14 Facts About Thyroid Cancer & My Story

September is Thyroid Cancer Awareness month, and if you have been following me at all this year, you know that in January I was diagnosed with papillary thyroid cancer after a routine check up.

Before I was diagnosed, thyroid cancer- in fact all cancer- was not on my radar. I live a super healthy life, and have a fantastic family health history. But I still try to visit my doctor every year for a routine check up because I know I “should.” It just so happens, I had not been to the doctor since 2012 before my appointment in January. Life gets busy, and I don’t get sick… so I put it off… no big deal, right?

My Story

Luckily, this year I listened to the tiny little voice in the back of my head saying that I should go. So when I met my new friend, Endocrinologist Dr. Anu Davis while working on the HoustonFit TV show, I decided to make an appointment.

She felt the nodule on my neck, and then took a closer look with the ultrasound machine she happened to have in her office. We were both convinced that it was nothing, but as a precaution she scheduled a biopsy.

During the week or so after, we met a few times for filming and meetings and casually joked about how uncomfortable the biopsy process is, and that “it’s nothing.” Then 2 days later she had to call me and tell me the the results were in, and I had cancer. She cried, I cried, and luckily I was sitting next to my best friend, for comfort- and we all cried together.

It sucked. Here I was, just getting back into the work groove after the holidays… I had so many plans and I have to stop them all to schedule surgery and radiation. Not to mention the months of lost energy.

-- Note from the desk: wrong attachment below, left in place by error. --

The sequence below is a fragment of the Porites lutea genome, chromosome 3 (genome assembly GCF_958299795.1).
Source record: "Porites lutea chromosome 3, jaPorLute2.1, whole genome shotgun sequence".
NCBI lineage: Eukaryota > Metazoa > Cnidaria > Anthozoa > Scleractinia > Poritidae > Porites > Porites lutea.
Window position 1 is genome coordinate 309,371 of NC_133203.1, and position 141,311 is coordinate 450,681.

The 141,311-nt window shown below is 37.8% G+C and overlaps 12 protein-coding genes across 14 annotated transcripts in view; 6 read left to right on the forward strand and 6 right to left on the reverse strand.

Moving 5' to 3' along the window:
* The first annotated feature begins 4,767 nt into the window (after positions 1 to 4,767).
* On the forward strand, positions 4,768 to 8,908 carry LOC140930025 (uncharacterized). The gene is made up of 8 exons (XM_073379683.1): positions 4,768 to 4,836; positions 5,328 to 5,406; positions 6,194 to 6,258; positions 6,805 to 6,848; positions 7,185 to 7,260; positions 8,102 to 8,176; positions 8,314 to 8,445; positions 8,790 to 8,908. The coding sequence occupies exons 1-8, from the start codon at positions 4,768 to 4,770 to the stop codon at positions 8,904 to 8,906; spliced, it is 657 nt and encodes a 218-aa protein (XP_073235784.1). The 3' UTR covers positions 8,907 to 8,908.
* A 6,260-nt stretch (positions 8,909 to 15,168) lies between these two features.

Well that was Tuesday, January 20th 2015 and here I sit on Tuesday, September 15th 2015, happy to have it all behind me. February to April, I was cancer free- but was a zombie without any thyroid hormone in my body. I slept 12-16 hours per day, and was in a mental fog. My joints ached, and I was unable to stand much more than 15 minutes at a time. I was exhausted and felt terrible. By May, we were able to get my hormone levels (with replacement pills) back to the normal levels, and in August I had my final ultrasound for the year to confirm that all is well in my neck. 🙂

Looking back at the past year though, it hasn’t all been bad. In fact, I look at this entire experience as a blessing in disguise. This experience brought me back to Florida, closer to my family, and helped me to shift my focus from [work] and [achievement] to [connection] and [appreciation] for all that I have.

14 Interesting Facts About Thyroid Cancer

from the American Cancer Society

(1) 1 in 20 thyroid nodules is cancerous.

(2) Fewer than 1 in 10 adults have thyroid nodules that can be felt by a doctor, others can only be detected by ultrasound.

(3) 8 of 10 diagnoses of thyroid cancer is a papillary carcinoma, which tend to grow slowly and are rarely fatal when treated. This type can spread to the lymph nodes in the neck. (This is what I had).

(4) 1 of 10 thyroid cancers is a follicular carcinoma, which is most common in countries where there is a lack of iodine in the diet. This type tends not to spread to lymph nodes, but rather lungs and bones.